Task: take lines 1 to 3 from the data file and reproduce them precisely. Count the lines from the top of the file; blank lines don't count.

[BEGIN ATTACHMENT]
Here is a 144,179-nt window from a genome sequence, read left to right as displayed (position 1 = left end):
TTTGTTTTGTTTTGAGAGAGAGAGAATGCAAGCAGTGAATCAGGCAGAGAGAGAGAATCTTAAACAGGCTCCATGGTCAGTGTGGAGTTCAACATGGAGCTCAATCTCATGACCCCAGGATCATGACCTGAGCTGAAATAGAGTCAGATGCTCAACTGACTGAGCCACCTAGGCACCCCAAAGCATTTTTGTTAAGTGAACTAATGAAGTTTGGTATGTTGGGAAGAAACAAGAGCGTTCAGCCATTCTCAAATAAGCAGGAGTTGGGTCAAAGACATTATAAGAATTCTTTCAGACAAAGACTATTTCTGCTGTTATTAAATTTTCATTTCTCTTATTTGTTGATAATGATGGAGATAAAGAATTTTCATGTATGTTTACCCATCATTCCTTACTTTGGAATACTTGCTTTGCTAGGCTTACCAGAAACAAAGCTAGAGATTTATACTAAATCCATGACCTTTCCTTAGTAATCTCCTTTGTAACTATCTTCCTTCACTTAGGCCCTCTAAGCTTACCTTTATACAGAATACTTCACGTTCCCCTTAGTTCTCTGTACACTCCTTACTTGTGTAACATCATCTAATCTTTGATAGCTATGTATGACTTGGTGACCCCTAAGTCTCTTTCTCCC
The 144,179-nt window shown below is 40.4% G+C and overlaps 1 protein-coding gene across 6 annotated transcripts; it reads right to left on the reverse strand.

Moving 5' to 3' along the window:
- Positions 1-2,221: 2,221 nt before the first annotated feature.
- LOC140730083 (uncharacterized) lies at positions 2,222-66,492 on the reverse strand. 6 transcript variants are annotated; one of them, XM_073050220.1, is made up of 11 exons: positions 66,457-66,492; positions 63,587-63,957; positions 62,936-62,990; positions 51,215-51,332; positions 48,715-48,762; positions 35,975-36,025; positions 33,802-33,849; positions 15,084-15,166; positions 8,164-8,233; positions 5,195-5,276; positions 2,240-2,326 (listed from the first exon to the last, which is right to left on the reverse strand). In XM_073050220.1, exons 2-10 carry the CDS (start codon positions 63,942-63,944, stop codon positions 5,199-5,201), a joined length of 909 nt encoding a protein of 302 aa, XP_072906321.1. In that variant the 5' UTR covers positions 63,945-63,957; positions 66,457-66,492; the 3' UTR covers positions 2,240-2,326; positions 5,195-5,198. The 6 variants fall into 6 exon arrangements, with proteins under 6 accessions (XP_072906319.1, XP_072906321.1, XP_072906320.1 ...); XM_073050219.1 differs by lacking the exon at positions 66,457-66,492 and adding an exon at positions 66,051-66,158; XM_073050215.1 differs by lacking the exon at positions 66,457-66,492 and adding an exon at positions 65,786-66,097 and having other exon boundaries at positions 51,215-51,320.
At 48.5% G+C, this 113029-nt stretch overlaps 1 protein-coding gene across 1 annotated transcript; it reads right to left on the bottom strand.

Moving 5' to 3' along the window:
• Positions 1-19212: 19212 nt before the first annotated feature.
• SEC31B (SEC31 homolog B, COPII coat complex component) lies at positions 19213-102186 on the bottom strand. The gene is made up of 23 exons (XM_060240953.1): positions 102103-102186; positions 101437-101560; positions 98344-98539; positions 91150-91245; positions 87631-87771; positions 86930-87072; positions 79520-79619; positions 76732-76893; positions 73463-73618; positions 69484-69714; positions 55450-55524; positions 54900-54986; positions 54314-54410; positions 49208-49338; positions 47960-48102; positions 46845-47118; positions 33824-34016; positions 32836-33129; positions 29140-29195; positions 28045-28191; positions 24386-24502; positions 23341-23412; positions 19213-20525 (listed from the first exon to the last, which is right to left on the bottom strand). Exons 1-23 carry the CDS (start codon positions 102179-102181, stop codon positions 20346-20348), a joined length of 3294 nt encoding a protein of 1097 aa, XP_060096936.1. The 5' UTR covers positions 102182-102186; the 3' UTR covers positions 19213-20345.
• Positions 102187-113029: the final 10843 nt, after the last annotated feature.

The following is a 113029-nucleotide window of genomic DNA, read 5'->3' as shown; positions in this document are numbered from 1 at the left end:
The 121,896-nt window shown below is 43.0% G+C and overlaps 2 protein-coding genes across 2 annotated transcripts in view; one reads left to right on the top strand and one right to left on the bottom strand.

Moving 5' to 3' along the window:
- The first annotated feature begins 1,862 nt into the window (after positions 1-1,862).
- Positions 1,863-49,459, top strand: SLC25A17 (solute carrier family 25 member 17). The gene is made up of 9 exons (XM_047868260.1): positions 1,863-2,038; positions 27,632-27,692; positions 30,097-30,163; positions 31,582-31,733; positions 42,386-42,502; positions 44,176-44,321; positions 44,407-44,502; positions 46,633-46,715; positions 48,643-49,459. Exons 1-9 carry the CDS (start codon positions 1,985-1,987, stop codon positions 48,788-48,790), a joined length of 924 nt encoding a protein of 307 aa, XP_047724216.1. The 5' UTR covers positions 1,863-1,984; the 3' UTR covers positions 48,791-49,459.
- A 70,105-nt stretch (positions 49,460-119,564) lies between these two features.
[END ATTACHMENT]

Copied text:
Here is a 144,179-nt window from a genome sequence, read left to right as displayed (position 1 = left end):
TTTGTTTTGTTTTGAGAGAGAGAGAATGCAAGCAGTGAATCAGGCAGAGAGAGAGAATCTTAAACAGGCTCCATGGTCAGTGTGGAGTTCAACATGGAGCTCAATCTCATGACCCCAGGATCATGACCTGAGCTGAAATAGAGTCAGATGCTCAACTGACTGAGCCACCTAGGCACCCCAAAGCATTTTTGTTAAGTGAACTAATGAAGTTTGGTATGTTGGGAAGAAACAAGAGCGTTCAGCCATTCTCAAATAAGCAGGAGTTGGGTCAAAGACATTATAAGAATTCTTTCAGACAAAGACTATTTCTGCTGTTATTAAATTTTCATTTCTCTTATTTGTTGATAATGATGGAGATAAAGAATTTTCATGTATGTTTACCCATCATTCCTTACTTTGGAATACTTGCTTTGCTAGGCTTACCAGAAACAAAGCTAGAGATTTATACTAAATCCATGACCTTTCCTTAGTAATCTCCTTTGTAACTATCTTCCTTCACTTAGGCCCTCTAAGCTTACCTTTATACAGAATACTTCACGTTCCCCTTAGTTCTCTGTACACTCCTTACTTGTGTAACATCATCTAATCTTTGATAGCTATGTATGACTTGGTGACCCCTAAGTCTCTTTCTCCC
The 144,179-nt window shown below is 40.4% G+C and overlaps 1 protein-coding gene across 6 annotated transcripts; it reads right to left on the reverse strand.